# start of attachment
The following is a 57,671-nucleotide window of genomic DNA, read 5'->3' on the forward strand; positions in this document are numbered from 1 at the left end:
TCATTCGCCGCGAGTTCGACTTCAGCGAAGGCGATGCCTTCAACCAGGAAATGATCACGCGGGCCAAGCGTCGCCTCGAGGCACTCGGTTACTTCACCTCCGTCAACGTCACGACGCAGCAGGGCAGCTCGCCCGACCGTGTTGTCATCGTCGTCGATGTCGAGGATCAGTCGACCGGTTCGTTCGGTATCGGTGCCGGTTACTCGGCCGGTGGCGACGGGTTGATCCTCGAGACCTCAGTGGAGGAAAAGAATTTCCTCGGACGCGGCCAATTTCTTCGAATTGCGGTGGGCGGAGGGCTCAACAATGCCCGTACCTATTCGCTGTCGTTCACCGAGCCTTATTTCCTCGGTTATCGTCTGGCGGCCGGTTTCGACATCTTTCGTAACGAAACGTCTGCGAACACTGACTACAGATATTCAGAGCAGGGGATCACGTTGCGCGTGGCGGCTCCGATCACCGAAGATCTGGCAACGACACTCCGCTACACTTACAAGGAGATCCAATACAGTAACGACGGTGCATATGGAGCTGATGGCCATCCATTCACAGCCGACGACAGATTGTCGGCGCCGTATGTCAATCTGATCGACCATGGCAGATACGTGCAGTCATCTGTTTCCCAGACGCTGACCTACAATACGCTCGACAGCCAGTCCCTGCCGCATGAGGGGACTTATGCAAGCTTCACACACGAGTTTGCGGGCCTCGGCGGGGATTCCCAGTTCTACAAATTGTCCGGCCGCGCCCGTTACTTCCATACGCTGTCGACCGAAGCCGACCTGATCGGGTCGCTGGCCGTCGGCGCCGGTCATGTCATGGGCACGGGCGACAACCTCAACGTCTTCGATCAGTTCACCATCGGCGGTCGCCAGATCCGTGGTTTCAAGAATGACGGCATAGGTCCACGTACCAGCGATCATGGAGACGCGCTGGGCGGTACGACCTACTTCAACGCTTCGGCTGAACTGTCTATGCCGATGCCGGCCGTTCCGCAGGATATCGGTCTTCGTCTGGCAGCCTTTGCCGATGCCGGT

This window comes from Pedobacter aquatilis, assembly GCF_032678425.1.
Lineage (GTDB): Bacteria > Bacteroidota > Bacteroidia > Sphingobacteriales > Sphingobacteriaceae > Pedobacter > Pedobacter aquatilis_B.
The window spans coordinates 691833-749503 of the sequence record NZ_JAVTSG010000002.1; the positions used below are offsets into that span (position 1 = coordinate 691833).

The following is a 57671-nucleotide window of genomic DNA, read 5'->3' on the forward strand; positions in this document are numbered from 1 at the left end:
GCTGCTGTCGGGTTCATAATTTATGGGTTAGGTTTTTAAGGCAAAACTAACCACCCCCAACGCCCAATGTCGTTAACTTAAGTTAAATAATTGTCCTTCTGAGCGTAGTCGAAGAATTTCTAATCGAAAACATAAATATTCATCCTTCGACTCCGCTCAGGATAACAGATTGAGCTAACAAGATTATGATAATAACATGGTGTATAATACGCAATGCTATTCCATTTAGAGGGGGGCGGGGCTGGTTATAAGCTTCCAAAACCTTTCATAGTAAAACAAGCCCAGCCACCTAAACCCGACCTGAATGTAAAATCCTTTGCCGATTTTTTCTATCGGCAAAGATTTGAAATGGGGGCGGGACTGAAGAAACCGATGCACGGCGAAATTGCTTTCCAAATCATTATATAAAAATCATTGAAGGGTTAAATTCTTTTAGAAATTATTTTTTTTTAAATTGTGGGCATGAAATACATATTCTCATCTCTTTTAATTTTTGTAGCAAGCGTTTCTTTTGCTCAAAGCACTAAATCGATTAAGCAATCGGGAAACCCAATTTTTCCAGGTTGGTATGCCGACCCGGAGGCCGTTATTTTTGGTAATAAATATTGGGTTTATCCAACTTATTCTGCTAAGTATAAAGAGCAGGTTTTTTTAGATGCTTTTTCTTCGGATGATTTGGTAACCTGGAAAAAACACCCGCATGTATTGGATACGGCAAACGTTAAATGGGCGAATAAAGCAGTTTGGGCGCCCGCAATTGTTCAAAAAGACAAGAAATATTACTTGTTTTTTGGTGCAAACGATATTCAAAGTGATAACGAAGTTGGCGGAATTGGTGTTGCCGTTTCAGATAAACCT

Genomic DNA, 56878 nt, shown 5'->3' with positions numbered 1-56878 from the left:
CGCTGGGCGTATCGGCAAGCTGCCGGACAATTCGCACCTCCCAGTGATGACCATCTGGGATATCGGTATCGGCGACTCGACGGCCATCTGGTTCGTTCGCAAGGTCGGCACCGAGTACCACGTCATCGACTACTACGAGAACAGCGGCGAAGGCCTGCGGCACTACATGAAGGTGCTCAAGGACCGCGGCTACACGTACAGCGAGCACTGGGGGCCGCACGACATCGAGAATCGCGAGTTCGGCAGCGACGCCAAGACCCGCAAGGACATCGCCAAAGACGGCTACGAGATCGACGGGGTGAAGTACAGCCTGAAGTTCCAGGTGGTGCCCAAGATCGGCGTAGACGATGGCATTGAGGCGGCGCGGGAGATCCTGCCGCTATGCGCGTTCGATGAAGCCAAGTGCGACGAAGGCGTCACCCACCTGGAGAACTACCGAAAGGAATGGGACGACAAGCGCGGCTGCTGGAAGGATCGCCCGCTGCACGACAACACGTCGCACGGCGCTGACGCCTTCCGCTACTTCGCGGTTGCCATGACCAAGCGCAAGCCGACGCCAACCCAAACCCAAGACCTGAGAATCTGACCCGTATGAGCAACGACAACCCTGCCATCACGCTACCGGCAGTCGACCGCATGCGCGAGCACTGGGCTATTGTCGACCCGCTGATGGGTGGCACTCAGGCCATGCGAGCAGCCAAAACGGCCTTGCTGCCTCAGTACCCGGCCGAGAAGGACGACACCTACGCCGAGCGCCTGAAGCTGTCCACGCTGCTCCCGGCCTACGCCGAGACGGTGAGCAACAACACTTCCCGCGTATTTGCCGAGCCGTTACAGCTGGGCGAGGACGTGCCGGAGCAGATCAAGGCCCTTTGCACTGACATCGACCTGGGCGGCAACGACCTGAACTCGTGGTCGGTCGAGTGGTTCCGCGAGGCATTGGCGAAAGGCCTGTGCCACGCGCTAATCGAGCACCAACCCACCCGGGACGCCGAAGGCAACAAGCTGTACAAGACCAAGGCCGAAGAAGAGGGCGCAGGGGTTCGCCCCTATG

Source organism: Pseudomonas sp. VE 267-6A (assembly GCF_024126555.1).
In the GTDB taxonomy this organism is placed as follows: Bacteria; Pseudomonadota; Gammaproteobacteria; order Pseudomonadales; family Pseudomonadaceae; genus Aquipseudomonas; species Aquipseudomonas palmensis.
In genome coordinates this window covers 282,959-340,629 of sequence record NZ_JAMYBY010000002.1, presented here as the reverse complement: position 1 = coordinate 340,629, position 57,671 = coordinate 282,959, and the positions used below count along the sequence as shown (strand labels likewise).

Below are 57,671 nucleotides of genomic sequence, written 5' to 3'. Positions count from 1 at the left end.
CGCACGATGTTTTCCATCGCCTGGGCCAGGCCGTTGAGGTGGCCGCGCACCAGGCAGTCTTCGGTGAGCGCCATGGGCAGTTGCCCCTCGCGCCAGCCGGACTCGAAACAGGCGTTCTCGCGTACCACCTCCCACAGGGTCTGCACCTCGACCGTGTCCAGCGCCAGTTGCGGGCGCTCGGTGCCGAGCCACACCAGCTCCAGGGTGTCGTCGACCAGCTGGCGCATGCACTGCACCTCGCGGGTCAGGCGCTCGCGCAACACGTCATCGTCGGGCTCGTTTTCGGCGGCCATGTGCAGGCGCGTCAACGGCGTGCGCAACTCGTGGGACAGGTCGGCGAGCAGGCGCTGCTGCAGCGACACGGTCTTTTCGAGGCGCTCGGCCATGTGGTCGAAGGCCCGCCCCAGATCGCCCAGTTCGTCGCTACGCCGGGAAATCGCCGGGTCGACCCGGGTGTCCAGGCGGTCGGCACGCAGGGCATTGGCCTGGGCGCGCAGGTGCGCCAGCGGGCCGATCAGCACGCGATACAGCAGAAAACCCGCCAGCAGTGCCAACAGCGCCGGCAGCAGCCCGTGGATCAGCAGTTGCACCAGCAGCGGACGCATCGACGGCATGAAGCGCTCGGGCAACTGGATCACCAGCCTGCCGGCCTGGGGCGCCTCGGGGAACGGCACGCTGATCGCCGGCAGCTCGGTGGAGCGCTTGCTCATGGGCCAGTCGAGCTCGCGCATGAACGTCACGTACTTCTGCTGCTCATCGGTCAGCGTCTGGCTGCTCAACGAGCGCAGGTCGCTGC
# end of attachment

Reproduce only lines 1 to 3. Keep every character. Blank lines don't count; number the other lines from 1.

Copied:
The following is a 57,671-nucleotide window of genomic DNA, read 5'->3' on the forward strand; positions in this document are numbered from 1 at the left end:
TCATTCGCCGCGAGTTCGACTTCAGCGAAGGCGATGCCTTCAACCAGGAAATGATCACGCGGGCCAAGCGTCGCCTCGAGGCACTCGGTTACTTCACCTCCGTCAACGTCACGACGCAGCAGGGCAGCTCGCCCGACCGTGTTGTCATCGTCGTCGATGTCGAGGATCAGTCGACCGGTTCGTTCGGTATCGGTGCCGGTTACTCGGCCGGTGGCGACGGGTTGATCCTCGAGACCTCAGTGGAGGAAAAGAATTTCCTCGGACGCGGCCAATTTCTTCGAATTGCGGTGGGCGGAGGGCTCAACAATGCCCGTACCTATTCGCTGTCGTTCACCGAGCCTTATTTCCTCGGTTATCGTCTGGCGGCCGGTTTCGACATCTTTCGTAACGAAACGTCTGCGAACACTGACTACAGATATTCAGAGCAGGGGATCACGTTGCGCGTGGCGGCTCCGATCACCGAAGATCTGGCAACGACACTCCGCTACACTTACAAGGAGATCCAATACAGTAACGACGGTGCATATGGAGCTGATGGCCATCCATTCACAGCCGACGACAGATTGTCGGCGCCGTATGTCAATCTGATCGACCATGGCAGATACGTGCAGTCATCTGTTTCCCAGACGCTGACCTACAATACGCTCGACAGCCAGTCCCTGCCGCATGAGGGGACTTATGCAAGCTTCACACACGAGTTTGCGGGCCTCGGCGGGGATTCCCAGTTCTACAAATTGTCCGGCCGCGCCCGTTACTTCCATACGCTGTCGACCGAAGCCGACCTGATCGGGTCGCTGGCCGTCGGCGCCGGTCATGTCATGGGCACGGGCGACAACCTCAACGTCTTCGATCAGTTCACCATCGGCGGTCGCCAGATCCGTGGTTTCAAGAATGACGGCATAGGTCCACGTACCAGCGATCATGGAGACGCGCTGGGCGGTACGACCTACTTCAACGCTTCGGCTGAACTGTCTATGCCGATGCCGGCCGTTCCGCAGGATATCGGTCTTCGTCTGGCAGCCTTTGCCGATGCCGGT

This window comes from Pedobacter aquatilis, assembly GCF_032678425.1.